Alberta’s parks preserve landscapes, biodiversity, natural features, cultural history and outdoor experiences that represent our province. Currently, the parks system includes more than 470 sites, covering more than 27,500 square kilometres. These lands encompass all six of Alberta’s natural regions. For these reasons, parks are invaluable natural laboratories for the natural sciences. Parks serve as:
- Local, regional and provincial reservoirs of biodiversity;
- Representative examples of Alberta’s diverse landscapes and geologic history; and
- Reference sites from which to assess the effectiveness of management strategies applied to the broader landscape
Not only are parks great conduits for the natural sciences, they are also special places where people of different ages, backgrounds and experiences gather to interact with nature and each other. Some park lands have been used in this manner for thousands of years. Today over 8.5 million visitors use the parks system annually. This provides economic benefit to local communities and a wide range of industries. The cultural and economic values of parks provide invaluable opportunities for geographers, social scientists and economists to carry out their social science research.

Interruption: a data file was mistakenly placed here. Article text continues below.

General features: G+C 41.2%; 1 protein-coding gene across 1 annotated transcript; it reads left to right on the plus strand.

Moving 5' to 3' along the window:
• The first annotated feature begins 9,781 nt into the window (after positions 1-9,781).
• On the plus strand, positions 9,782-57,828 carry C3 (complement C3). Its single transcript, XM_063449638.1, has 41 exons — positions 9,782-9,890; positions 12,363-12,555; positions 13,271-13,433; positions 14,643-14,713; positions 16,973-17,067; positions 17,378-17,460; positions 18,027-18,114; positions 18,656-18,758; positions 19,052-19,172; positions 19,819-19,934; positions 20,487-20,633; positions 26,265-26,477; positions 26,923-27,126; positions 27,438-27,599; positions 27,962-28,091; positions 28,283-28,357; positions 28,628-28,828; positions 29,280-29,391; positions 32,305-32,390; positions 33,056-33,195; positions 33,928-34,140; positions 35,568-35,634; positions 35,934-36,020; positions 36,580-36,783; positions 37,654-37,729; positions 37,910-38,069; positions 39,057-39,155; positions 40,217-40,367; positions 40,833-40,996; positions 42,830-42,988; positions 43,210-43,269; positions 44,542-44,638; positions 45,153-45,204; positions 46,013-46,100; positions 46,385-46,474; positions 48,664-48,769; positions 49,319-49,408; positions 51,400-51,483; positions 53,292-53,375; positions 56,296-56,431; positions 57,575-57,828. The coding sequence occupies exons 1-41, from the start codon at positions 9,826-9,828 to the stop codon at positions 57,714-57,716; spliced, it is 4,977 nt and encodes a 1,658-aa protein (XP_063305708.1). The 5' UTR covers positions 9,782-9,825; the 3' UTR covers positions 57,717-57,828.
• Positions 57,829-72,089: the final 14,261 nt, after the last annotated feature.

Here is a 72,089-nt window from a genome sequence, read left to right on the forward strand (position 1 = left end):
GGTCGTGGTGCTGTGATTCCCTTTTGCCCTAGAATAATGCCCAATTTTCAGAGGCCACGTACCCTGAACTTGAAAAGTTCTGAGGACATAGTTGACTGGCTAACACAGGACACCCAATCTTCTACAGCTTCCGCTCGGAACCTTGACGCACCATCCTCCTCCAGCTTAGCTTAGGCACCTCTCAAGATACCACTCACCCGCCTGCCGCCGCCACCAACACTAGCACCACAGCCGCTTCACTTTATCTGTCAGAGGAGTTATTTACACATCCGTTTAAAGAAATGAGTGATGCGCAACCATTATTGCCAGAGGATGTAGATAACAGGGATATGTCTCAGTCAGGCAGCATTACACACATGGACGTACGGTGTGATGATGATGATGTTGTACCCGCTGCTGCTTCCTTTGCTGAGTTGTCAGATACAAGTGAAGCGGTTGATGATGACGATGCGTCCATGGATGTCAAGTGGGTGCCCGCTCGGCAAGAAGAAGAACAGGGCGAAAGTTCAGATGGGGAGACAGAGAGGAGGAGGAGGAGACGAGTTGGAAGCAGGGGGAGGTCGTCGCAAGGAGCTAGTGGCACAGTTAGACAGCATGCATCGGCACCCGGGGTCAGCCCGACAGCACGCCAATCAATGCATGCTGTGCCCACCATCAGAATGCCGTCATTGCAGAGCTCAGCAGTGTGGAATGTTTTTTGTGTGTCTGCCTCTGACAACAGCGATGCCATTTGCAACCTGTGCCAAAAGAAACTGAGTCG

Alberta’s parks inspire people to discover, value, protect and enjoy the natural world and the benefits it provides for current and future generations. That vision was set by the Plan for Parks, a 10-year strategy.
Both Eagle Point Provincial Park and Blue Rapids Provincial Recreation Area (together the Eagle Point – Blue Rapids Park System are co-managed by the Eagle Point-Blue Rapids Parks Council along with Alberta Parks under a joint management plan.
The Eagle Point – Blue Rapids Parks Council has developed a Reclamation Strategy to guide reclamation of industrial sites and has undertaken several important restoration and reclamation projects. Read the summary.
In order to manage the two parks in an environmentally sustainable manner, the Eagle Point – Blue Rapids Parks Council has conducted many biophysical surveys resulting in a bird list Bird List, water bird and bird habitat guides, lists of mammals, fish, plants and vegetation classification and summary as well as a vegetation guide, reptiles and amphibians, and significant natural features.